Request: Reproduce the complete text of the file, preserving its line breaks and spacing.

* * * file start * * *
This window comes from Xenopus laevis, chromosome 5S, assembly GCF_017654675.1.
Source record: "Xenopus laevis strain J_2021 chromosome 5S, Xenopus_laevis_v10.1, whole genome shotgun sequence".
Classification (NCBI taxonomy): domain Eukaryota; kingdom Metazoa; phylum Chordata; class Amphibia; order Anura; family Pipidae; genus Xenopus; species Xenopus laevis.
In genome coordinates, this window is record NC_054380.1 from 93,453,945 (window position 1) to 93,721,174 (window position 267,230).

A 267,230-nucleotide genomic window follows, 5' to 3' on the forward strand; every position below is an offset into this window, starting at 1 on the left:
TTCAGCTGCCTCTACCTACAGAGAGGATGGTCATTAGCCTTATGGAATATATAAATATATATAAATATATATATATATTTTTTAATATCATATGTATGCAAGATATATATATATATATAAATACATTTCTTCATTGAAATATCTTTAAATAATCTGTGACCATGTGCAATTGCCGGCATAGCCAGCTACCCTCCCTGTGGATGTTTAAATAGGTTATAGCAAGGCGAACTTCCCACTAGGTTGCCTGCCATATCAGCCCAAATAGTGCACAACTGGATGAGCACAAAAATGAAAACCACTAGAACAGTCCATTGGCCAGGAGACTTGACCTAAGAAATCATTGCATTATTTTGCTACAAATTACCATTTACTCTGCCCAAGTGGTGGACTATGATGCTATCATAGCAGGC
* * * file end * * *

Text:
This window comes from Xenopus laevis, chromosome 5S, assembly GCF_017654675.1.
Source record: "Xenopus laevis strain J_2021 chromosome 5S, Xenopus_laevis_v10.1, whole genome shotgun sequence".
Classification (NCBI taxonomy): domain Eukaryota; kingdom Metazoa; phylum Chordata; class Amphibia; order Anura; family Pipidae; genus Xenopus; species Xenopus laevis.
In genome coordinates, this window is record NC_054380.1 from 93,453,945 (window position 1) to 93,721,174 (window position 267,230).

A 267,230-nucleotide genomic window follows, 5' to 3' on the forward strand; every position below is an offset into this window, starting at 1 on the left:
TTCAGCTGCCTCTACCTACAGAGAGGATGGTCATTAGCCTTATGGAATATATAAATATATATAAATATATATATATATTTTTTAATATCATATGTATGCAAGATATATATATATATATAAATACATTTCTTCATTGAAATATCTTTAAATAATCTGTGACCATGTGCAATTGCCGGCATAGCCAGCTACCCTCCCTGTGGATGTTTAAATAGGTTATAGCAAGGCGAACTTCCCACTAGGTTGCCTGCCATATCAGCCCAAATAGTGCACAACTGGATGAGCACAAAAATGAAAACCACTAGAACAGTCCATTGGCCAGGAGACTTGACCTAAGAAATCATTGCATTATTTTGCTACAAATTACCATTTACTCTGCCCAAGTGGTGGACTATGATGCTATCATAGCAGGC